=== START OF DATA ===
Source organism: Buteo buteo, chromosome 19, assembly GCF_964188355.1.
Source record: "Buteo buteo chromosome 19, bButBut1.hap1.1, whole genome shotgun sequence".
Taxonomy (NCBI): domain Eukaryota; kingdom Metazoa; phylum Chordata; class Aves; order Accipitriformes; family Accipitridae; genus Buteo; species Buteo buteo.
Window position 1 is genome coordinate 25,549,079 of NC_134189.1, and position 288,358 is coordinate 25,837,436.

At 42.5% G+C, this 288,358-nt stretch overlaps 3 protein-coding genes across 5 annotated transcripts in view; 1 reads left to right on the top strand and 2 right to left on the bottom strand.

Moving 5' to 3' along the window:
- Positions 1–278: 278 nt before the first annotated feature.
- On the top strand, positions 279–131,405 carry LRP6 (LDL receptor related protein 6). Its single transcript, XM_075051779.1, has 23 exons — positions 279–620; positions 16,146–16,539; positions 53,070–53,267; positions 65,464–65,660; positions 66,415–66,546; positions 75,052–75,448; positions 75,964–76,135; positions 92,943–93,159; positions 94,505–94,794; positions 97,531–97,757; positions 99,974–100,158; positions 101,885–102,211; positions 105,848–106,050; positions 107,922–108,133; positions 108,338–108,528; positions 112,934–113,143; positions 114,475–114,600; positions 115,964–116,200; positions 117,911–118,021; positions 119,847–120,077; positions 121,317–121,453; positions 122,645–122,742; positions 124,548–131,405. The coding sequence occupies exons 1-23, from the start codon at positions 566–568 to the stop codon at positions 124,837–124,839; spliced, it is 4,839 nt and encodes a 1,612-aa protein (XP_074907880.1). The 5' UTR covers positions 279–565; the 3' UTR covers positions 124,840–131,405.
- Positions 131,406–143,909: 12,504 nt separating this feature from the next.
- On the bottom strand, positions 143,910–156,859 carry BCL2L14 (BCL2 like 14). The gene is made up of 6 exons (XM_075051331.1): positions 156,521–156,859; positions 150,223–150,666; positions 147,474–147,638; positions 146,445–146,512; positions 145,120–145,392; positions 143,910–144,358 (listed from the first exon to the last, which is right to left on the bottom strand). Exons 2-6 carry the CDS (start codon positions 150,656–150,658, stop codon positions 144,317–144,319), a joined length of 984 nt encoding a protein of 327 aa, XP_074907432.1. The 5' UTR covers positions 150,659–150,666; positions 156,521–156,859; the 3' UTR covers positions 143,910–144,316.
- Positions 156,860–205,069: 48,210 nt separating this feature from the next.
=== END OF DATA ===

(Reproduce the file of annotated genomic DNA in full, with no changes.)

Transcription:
Source organism: Buteo buteo, chromosome 19, assembly GCF_964188355.1.
Source record: "Buteo buteo chromosome 19, bButBut1.hap1.1, whole genome shotgun sequence".
Taxonomy (NCBI): domain Eukaryota; kingdom Metazoa; phylum Chordata; class Aves; order Accipitriformes; family Accipitridae; genus Buteo; species Buteo buteo.
Window position 1 is genome coordinate 25,549,079 of NC_134189.1, and position 288,358 is coordinate 25,837,436.

At 42.5% G+C, this 288,358-nt stretch overlaps 3 protein-coding genes across 5 annotated transcripts in view; 1 reads left to right on the top strand and 2 right to left on the bottom strand.

Moving 5' to 3' along the window:
- Positions 1–278: 278 nt before the first annotated feature.
- On the top strand, positions 279–131,405 carry LRP6 (LDL receptor related protein 6). Its single transcript, XM_075051779.1, has 23 exons — positions 279–620; positions 16,146–16,539; positions 53,070–53,267; positions 65,464–65,660; positions 66,415–66,546; positions 75,052–75,448; positions 75,964–76,135; positions 92,943–93,159; positions 94,505–94,794; positions 97,531–97,757; positions 99,974–100,158; positions 101,885–102,211; positions 105,848–106,050; positions 107,922–108,133; positions 108,338–108,528; positions 112,934–113,143; positions 114,475–114,600; positions 115,964–116,200; positions 117,911–118,021; positions 119,847–120,077; positions 121,317–121,453; positions 122,645–122,742; positions 124,548–131,405. The coding sequence occupies exons 1-23, from the start codon at positions 566–568 to the stop codon at positions 124,837–124,839; spliced, it is 4,839 nt and encodes a 1,612-aa protein (XP_074907880.1). The 5' UTR covers positions 279–565; the 3' UTR covers positions 124,840–131,405.
- Positions 131,406–143,909: 12,504 nt separating this feature from the next.
- On the bottom strand, positions 143,910–156,859 carry BCL2L14 (BCL2 like 14). The gene is made up of 6 exons (XM_075051331.1): positions 156,521–156,859; positions 150,223–150,666; positions 147,474–147,638; positions 146,445–146,512; positions 145,120–145,392; positions 143,910–144,358 (listed from the first exon to the last, which is right to left on the bottom strand). Exons 2-6 carry the CDS (start codon positions 150,656–150,658, stop codon positions 144,317–144,319), a joined length of 984 nt encoding a protein of 327 aa, XP_074907432.1. The 5' UTR covers positions 150,659–150,666; positions 156,521–156,859; the 3' UTR covers positions 143,910–144,316.
- Positions 156,860–205,069: 48,210 nt separating this feature from the next.